[9] (2017) Imagetoimage translation with conditional adversarial networks. In CVPR, pp. 1125–1134. Cited by: §2, Figure 2, Figure 3, §3.1, Table 1, §3.
 [10] (2021) Testtime adaptable neural networks for robust medical image segmentation. Medical Image Analysis 68, pp. 101907. Cited by: §3.1, §3.
 [11] (2017) What uncertainties do we need in bayesian deep learning for computer vision?. arXiv preprint arXiv:1703.04977. Cited by: §2.2, §2.2, §2.2.
 [12] (2010) Selfpaced learning for latent variable models. In Advances in Neural Information Processing Systems, pp. 1189–1197. Cited by: §2.1.
 [13] (2005) Heteroscedastic gaussian process regression. In Proceedings of the 22nd international conference on Machine learning, pp. 489–496. Cited by: §2.2.

[14]
(2020)
Unimodal regularized neuron stickbreaking for ordinal classification
. Neurocomputing 388, pp. 34–44. Cited by: §1. 
[15]
(2021)
Domain generalization under conditional and label shifts via variational bayesian inference
. In IJCAI, Cited by: §1.  [16] (2020) Energyconstrained selftraining for unsupervised domain adaptation. ICPR. Cited by: §2.1, §2, §3.2.
 [17] (2021) Subtypeaware unsupervised domain adaptation for medical diagnosis. AAAI. Cited by: §1.
 [18] (2021) A unified conditional disentanglement framework for multimodal brain mr image translation. In ISBI, pp. 10–14. Cited by: §1.
 [19] (2021) Adapting offtheshelf source segmenter for target medical image segmentation. In MICCAI, Cited by: §1.
 [20] (2021) Dualcycle constrained bijective VAEGAN for taggedtocine magnetic resonance image synthesis. ISBI. Cited by: §3.1, §3.2, §3.
 [21] (2021) Symmetricconstrained irregular structure inpainting for brain mri registration with tumor pathology. In Brainlesion: glioma, multiple sclerosis, stroke and traumatic brain injuries. BrainLes (Workshop), Vol. 12658, pp. 80. Cited by: §1.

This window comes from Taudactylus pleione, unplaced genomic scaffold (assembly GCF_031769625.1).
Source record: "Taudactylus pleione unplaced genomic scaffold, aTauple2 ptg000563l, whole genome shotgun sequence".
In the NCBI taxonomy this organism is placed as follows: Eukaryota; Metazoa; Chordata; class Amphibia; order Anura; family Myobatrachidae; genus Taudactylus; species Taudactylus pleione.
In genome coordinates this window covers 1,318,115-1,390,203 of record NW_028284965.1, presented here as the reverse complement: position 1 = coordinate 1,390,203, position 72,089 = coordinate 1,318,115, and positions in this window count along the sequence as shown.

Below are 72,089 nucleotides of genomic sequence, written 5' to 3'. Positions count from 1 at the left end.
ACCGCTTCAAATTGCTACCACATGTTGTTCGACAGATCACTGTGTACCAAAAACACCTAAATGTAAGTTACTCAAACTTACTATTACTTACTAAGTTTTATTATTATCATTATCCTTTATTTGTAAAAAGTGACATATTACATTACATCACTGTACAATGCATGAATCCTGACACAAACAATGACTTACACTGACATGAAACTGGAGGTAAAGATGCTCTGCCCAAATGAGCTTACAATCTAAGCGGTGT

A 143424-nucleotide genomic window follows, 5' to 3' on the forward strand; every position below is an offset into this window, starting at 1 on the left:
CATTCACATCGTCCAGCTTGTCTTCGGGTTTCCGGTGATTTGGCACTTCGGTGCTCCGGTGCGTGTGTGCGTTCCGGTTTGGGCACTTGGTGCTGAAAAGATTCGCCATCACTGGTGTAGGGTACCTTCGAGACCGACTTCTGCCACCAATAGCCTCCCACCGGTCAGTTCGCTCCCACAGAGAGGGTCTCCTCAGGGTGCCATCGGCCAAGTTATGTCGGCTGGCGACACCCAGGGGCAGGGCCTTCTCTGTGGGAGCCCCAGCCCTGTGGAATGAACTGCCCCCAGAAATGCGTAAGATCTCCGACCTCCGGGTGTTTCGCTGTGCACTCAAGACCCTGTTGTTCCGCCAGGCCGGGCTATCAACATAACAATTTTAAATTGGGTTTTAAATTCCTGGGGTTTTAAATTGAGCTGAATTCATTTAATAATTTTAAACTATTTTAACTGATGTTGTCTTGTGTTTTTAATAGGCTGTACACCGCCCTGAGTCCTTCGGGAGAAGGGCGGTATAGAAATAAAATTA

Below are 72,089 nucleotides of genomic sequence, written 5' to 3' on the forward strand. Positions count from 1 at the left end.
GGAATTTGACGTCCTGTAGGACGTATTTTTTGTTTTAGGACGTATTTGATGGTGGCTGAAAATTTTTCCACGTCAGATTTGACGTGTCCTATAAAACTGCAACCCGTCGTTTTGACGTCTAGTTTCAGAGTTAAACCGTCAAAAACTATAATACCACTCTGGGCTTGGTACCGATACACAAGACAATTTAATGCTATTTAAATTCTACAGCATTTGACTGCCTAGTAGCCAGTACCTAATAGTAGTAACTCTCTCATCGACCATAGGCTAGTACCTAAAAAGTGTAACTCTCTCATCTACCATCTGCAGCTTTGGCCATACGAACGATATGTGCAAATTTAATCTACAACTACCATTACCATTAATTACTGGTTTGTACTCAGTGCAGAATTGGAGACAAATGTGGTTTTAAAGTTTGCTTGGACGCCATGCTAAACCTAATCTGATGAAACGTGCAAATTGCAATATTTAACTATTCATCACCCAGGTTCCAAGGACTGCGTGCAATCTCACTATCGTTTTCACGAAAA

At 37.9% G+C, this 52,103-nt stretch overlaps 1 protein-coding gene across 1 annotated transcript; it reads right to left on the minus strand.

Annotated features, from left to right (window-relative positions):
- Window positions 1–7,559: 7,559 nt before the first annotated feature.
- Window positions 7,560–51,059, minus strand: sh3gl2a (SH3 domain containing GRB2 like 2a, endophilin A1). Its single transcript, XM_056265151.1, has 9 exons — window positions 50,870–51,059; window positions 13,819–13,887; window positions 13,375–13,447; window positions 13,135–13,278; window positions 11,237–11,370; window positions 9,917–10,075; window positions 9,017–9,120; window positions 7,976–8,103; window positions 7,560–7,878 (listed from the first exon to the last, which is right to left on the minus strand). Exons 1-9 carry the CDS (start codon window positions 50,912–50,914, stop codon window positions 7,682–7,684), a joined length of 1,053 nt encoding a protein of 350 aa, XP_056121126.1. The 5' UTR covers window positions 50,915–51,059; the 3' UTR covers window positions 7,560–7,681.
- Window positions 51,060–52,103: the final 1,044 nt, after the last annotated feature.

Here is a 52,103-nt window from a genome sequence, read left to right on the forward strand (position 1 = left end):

[22] (2018) Ordinal regression with neuron stickbreaking for medical diagnosis. In Proceedings of the European Conference on Computer Vision (ECCV) Workshops, pp. 0–0. Cited by: §1.
 [23] (2020) Instance adaptive selftraining for unsupervised domain adaptation. ECCV. Cited by: §1.

[24]
(1994)
Estimating the mean and variance of the target probability distribution
. In Proceedings of 1994 ieee international conference on neural networks (ICNN’94), Vol. 1, pp. 55–60. Cited by: §2.2.  [25] (2003) Gaussian processes in machine learning. In Summer school on machine learning, pp. 63–71. Cited by: §2.2.
 [26] (2020) Twophase pseudo label densification for selftraining based domain adaptation. In European Conference on Computer Vision, pp. 532–548. Cited by: §1.
 [27] (2012) Shifting weights: adapting object detectors from image to video. In NIPS, Cited by: §2.1.
 [28] (2017) Adversarial discriminative domain adaptation. In CVPR, Cited by: §3.1, §3.2, Table 1.
 [29] (2021) Automated interpretation of congenital heart disease from multiview echocardiograms. Medical Image Analysis 69, pp. 101942. Cited by: §1.
 [30] (2018) Deep visual domain adaptation: a survey. Neurocomputing 312, pp. 135–153. Cited by: §1, §1.
 [31] (2021) Theoretical analysis of selftraining with deep networks on unlabeled data. arXiv preprint arXiv:2010.03622. Cited by: §1.
 [32] (2007) Semisupervised learning tutorial. In ICML tutorial, Cited by: §2.1.
 [33] (2019) Confidence regularized selftraining. In Proceedings of the IEEE/CVF International Conference on Computer Vision, pp. 5982–5991. Cited by: §1, §1, §2.1, §2.3, §2, §3.2.
Comments
There are no comments yet.